People who claim to be real vampires and must drink others' blood for energy are hesitant to talk to psychological counselors and other helping professionals about their lives because they fear being "judged as being wicked or evil or viewed as being psychotic, delusional or having a psychological problem," according to a new scientific study.
Idaho State University social work professor DJ Williams and Emily Prior of Los Angeles's Center for Positive Sexuality recently published their research on these self-identified vampires in a paper titled “Do We Always Practice What We Preach? Real Vampires’ Fears of Coming out of the Coffin to Social Workers and Helping Professionals”
“People with alternative identities have the same set of issues that everybody has,” Williams said. “People of all kinds sometimes struggle with relationship issues or have a death in family or struggles with career and job-type issues. Some of these people with alternate identities may come to a therapist with these issues, and if clinicians are open and educated about this group they should be able to help the individual much better.”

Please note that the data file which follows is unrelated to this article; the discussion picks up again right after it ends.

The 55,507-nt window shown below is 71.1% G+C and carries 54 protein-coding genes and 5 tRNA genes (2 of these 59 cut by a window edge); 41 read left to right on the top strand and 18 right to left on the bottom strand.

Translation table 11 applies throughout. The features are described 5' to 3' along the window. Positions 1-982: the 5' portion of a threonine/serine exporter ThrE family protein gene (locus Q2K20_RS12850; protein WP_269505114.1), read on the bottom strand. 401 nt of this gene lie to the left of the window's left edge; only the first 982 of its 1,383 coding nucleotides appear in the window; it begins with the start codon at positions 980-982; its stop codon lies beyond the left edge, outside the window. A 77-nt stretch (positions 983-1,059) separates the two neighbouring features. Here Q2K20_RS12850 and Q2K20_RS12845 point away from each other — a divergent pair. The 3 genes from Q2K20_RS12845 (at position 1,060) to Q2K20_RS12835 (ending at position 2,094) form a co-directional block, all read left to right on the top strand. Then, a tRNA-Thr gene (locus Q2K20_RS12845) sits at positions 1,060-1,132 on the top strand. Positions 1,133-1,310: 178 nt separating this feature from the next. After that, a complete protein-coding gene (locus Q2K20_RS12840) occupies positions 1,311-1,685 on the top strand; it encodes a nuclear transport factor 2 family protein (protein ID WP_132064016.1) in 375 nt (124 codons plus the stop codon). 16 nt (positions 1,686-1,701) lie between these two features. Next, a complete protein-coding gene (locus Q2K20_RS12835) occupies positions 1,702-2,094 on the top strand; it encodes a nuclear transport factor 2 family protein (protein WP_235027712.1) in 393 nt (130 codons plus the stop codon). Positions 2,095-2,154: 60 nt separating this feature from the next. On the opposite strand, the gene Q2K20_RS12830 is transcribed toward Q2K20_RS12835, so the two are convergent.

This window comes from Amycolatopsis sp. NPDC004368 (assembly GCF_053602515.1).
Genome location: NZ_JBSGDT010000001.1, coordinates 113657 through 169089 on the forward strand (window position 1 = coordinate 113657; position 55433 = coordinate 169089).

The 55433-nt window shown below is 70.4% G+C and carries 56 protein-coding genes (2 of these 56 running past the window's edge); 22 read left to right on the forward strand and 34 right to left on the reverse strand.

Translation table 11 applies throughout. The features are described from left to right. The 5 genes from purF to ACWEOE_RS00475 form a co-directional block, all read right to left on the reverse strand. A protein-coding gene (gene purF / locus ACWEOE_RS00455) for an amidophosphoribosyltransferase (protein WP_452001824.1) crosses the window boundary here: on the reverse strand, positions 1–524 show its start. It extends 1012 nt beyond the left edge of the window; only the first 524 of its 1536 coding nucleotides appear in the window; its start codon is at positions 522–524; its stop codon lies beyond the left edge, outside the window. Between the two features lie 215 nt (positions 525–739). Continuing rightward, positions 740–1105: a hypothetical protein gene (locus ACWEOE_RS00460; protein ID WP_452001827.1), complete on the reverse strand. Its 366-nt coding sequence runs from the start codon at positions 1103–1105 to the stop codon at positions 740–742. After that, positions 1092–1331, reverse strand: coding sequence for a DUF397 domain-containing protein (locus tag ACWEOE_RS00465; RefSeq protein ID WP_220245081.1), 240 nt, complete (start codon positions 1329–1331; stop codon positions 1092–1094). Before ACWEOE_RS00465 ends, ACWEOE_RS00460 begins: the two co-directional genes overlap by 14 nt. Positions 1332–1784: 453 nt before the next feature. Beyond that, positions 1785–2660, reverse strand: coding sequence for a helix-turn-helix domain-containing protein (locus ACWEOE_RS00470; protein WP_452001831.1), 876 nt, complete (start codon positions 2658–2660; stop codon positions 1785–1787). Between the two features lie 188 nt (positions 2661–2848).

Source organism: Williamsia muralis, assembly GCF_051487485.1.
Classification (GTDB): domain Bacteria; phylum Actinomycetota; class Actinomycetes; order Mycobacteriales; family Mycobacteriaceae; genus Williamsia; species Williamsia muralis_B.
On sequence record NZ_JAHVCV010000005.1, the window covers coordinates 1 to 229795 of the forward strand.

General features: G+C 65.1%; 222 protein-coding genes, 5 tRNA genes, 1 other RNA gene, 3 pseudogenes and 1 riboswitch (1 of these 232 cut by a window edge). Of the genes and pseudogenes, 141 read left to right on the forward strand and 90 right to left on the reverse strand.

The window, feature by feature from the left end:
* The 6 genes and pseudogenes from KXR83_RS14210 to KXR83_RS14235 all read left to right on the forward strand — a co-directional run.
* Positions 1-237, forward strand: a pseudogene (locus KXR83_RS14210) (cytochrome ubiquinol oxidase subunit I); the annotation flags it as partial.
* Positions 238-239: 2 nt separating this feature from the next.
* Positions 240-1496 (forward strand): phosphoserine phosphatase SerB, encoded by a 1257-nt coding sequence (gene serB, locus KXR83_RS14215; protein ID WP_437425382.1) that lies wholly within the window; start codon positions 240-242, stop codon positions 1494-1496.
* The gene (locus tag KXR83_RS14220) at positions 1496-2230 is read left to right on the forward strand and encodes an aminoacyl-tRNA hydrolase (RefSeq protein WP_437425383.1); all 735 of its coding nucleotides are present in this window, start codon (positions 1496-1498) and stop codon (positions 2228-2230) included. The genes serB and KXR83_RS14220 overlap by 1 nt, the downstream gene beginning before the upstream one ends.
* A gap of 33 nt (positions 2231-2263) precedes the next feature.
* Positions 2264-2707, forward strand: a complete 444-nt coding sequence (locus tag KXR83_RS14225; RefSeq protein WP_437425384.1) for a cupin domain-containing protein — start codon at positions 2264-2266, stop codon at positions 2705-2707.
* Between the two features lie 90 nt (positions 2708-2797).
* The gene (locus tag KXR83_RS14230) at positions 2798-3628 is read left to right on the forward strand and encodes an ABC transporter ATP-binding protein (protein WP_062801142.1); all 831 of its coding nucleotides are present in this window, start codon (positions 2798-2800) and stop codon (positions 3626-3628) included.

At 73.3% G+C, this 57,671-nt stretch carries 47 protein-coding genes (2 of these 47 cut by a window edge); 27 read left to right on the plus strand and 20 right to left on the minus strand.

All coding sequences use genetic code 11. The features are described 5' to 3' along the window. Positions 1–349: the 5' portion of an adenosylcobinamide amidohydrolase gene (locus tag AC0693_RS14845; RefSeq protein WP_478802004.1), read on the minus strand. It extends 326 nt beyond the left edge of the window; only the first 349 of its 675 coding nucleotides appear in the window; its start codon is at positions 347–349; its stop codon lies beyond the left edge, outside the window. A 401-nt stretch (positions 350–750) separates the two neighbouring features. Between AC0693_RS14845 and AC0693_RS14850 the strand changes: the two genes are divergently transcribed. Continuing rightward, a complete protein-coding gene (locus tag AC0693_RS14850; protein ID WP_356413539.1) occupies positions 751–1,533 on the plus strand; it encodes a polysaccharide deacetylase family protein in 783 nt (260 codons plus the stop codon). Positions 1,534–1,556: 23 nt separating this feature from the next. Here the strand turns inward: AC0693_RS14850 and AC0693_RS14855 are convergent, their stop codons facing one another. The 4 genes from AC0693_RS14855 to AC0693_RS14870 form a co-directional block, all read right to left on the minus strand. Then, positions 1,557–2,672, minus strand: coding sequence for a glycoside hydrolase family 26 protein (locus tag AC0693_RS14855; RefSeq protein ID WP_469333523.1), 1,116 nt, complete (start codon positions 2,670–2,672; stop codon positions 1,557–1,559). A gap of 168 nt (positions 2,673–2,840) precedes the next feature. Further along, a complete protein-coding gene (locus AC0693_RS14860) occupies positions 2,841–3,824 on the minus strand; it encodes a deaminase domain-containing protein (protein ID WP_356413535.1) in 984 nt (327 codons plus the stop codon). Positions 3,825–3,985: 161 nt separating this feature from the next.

“This is a study with a specific alternative identity but it also relates to a larger issue that we are moving into as we are seeing more alternative identities and practices,” Williams said. “In our codes of ethics, and this is true of social work, counseling, psychology and medicine, we talk about being open and non-judgmental and to try to understand a client’s world and context. This study explored the world and context of self-proclaimed vampires. A lot of clinicians are still not willing to accept these types of studies or are not aware of them.”
"Self-Identified vampires subject of study by ISU Professor DJ Williams; Working with people with alternate identities can be challenging to clinicians" (ISU)
"'Vampires' keep doctors in the dark for fear of stereotyping: study" (Reuters)
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